Chinese medicine increasingly recognized in US

By Ariel Tung (
Updated: 2010-12-04 16:48
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New York – Traditional Chinese medicine (TCM) has gained legal and consumer recognition in the United States in the last 30 years, but achieving its current status was no simple task.

"Back in the 1970s, TCM had no legal status, and most Western doctors were hostile to non-conventional medical practice," John Scott, president of Golden Flower Chinese Herbs, said.

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When Scott and his wife, Lorena Monda, founded Golden Flower Chinese Herbs in 1990 to produce and distribute Chinese herbal formulae, Chinese herbs were already quite popular, especially in the Chinatowns of big American cities like San Francisco and New York City.

However, in those days, Chinese medicine was not a legal entity.

Mark Blumenthal, founder and executive director of American Botanical Council, said though California was the first state to legalize acupuncture in 1978, Chinese herbal medicine continued to remain in the "twilight zone" until the US Congress passed the Dietary Supplement Health and Education Act (DSHEA) in 1994.

According to its website, the US Food and Drug Administration (FDA) defines a "dietary supplement" as a product taken by mouth that contains a 'dietary ingredient' intended to supplement the diet which includes vitamins, minerals and herbs or other botanicals.

"After 1994, with Chinese herbal medicine declared a 'dietary supplement,' you can't legally say you are treating diseases. This is difficult for us because TCM is an old practice for treating illnesses and diseases. Our method of perceiving diseases is considered different from modern medicine," Scott said.

But there has been a growing demand for acupuncture in the US – a practice now legalized in 44 states, as compared to just four states 30 years ago.

Insurance companies pose another major threat to the legitimacy of the practice, making a distinction between acupuncture treatments and Chinese herbal treatments. A patient can make an insurance claim for acupuncture but not for herbal treatment.

"Insurance companies won't pay for treatment of diseases with herbal medicine. Acupuncture coverage depends on the insurance policy and its restrictions, as well as the conditions of the patient," Scott said.

But there is a ray of hope for herbal medicine to be legitimized for treatment of illnesses and diseases.

In July, the Compound Danshen Dripping Pill, a Chinese herbal treatment for angina and coronary heart disease, successfully completed the FDA's Phase II clinical trials. Once it passes Phase III investigations, which would most likely happen in 2013, it would be the first-ever Chinese medicine to become a prescription drug in the US.

Blumenthal said that this would be an FDA endorsement of the herbal combination to treat potentially serious illnesses.

"There is no government approval of 'herbal supplements' to treat cancers. But in this case, you have a government review of what is being sold by an acupuncturist or at the health food stores. This will be the first time the government approved of Chinese medicine as drug use," he said.

While it is generally believed that the FDA-approved Danshen could pave the way for an increased acceptance and use of Chinese medicine by certain members of the medical profession, some TCM practitioners think it will mean "losing access".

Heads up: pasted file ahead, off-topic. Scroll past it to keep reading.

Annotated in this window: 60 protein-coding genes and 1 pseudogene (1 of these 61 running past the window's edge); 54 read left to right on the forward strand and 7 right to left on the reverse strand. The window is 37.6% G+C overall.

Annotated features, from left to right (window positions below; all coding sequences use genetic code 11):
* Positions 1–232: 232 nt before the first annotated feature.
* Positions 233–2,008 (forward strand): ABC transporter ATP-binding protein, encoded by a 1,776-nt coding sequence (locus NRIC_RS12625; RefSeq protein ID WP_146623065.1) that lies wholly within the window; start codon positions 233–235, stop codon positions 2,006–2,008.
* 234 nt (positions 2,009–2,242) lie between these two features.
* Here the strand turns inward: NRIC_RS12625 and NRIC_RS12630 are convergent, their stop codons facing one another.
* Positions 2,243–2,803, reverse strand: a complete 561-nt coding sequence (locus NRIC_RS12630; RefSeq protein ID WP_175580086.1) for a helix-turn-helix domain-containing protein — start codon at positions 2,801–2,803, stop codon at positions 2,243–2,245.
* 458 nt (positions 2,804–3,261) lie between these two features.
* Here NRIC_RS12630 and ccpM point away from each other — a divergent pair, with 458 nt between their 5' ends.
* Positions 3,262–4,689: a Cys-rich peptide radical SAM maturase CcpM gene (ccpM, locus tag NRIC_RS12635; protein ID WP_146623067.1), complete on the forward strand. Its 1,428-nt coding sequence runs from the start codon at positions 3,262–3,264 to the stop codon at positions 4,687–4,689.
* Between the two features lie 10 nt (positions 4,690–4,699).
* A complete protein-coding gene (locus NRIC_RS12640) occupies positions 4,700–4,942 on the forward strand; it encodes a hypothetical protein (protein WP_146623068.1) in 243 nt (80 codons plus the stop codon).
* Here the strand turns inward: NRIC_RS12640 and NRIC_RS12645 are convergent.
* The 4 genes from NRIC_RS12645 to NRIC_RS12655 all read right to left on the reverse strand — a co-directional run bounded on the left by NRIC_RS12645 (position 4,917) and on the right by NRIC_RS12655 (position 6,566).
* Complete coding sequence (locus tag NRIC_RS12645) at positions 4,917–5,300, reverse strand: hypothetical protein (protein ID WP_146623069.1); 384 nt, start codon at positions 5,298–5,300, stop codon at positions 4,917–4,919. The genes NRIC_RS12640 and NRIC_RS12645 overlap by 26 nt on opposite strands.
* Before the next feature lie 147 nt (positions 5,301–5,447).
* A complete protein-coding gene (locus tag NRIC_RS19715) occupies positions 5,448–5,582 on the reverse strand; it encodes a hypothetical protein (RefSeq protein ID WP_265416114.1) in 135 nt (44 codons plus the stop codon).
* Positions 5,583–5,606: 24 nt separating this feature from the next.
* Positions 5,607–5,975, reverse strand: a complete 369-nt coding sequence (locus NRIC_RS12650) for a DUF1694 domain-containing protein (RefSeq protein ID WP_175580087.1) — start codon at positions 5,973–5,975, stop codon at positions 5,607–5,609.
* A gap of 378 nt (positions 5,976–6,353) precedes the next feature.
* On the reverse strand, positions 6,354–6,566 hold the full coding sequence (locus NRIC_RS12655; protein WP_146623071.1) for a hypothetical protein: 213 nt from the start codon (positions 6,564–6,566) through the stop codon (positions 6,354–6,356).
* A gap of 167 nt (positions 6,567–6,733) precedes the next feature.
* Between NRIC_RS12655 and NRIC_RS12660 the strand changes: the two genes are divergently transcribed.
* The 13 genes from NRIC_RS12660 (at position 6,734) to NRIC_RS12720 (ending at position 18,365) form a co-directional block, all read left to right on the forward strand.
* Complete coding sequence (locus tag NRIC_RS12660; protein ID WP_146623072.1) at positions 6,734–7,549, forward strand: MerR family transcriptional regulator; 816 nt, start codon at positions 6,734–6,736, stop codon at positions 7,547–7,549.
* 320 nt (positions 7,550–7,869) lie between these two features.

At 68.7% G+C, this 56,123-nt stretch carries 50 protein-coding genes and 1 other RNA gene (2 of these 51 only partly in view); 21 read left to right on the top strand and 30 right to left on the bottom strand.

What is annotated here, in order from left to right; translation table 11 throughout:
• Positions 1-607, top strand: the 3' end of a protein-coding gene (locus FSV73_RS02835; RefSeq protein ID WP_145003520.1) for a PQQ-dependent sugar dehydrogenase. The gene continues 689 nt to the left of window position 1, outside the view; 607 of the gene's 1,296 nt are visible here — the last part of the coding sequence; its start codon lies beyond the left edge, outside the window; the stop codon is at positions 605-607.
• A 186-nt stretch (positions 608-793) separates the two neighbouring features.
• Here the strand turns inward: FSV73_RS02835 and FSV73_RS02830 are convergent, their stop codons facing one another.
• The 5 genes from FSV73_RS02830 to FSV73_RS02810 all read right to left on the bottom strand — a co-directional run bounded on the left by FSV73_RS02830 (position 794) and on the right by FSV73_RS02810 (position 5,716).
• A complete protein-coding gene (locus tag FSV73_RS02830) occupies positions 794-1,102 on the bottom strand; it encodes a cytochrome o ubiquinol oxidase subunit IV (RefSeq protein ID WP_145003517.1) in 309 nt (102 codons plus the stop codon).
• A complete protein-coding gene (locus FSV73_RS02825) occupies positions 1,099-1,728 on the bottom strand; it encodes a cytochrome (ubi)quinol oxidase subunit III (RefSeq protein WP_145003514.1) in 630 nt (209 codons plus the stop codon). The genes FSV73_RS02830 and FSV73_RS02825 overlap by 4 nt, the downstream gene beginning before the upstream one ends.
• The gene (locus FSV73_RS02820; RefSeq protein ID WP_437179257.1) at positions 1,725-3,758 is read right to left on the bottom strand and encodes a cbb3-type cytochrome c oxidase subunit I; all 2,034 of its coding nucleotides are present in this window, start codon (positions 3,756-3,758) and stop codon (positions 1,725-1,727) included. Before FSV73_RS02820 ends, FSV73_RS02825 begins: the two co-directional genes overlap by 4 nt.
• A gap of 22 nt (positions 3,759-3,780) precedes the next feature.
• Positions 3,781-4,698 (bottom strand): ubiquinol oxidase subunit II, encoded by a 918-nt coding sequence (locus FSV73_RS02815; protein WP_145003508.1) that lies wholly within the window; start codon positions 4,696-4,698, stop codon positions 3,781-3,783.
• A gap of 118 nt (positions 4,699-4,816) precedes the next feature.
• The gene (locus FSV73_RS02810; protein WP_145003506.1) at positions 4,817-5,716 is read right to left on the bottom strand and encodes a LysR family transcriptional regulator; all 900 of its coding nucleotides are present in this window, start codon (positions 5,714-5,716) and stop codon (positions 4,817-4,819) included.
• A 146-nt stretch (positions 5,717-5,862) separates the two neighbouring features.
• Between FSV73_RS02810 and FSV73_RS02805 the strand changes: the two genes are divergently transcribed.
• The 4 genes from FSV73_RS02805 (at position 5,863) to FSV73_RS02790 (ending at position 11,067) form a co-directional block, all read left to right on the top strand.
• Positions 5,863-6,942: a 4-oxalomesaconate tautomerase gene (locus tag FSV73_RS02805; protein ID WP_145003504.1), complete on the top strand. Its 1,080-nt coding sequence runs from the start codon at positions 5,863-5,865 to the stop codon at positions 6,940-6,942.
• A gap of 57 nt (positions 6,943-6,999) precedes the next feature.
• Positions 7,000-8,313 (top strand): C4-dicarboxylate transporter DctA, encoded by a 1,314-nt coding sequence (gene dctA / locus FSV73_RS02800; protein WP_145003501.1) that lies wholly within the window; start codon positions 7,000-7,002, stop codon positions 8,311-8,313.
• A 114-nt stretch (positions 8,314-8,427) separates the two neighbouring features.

Bill Reddy, an acupuncturist based in Annadale, Virginia, thinks that Chinese herbal medicine should be prescribed by a properly trained herbal practitioner.

"We do not diagnose illnesses and diseases the same way as Western medicine, and do not prescribe our herbs with the 'one size fits all' mentality that dominates Western medicine," Reddy said.

Blumenthal said that if Danshen is standardized as a prescription drug, it is possible that it would be prepared in a different formula from those sold by acupuncturists.

Due to the chemical complexity of Chinese herbs, Blumenthal thinks it would be very challenging to make herbs into a pharmaceutical drug which contains one or two molecules, but, he said, "You will have a reliable and standardized medicine."

"This does not mean that those sold by acupuncturists will not be as good. Depending on its use, those traditionally made may be better for some illnesses. However, there is no clinical proof of that."

Though difficult, it is not impossible for Chinese herbs to pass the FDA's drug approval process, he added.

Blumenthal thinks that if Danshen is approved as a drug, in the long run, it will help legitimize TCM in the eyes of the Western communities and even stimulate more investments in Chinese medicine.

It costs a reported $800 million to $1.3 billion to conduct the research and development needed to bring a new drug to the market, according to an article on HerbalGram magazine issued by the American Botanical Council.

There is currently no available data showing how many companies are in line to make applications for Chinese medicine to be approved for drug use. A staff member at the FDA Office of Public Affairs said they are unable to comment on drugs under development or even confirm they are the subject of clinical trials.

According to Blumenthal, there have been only two drug approvals for Chinese medicine in the last 50 years.

In 2006, the FDA gave drug approval to Veregen® Ointment, which contains Chinese green tea leaves, to treat genital warts caused by human papillomavirus in the US.

Danshen could be the first multi-chemical plant approved for drug use, said Blumenthal.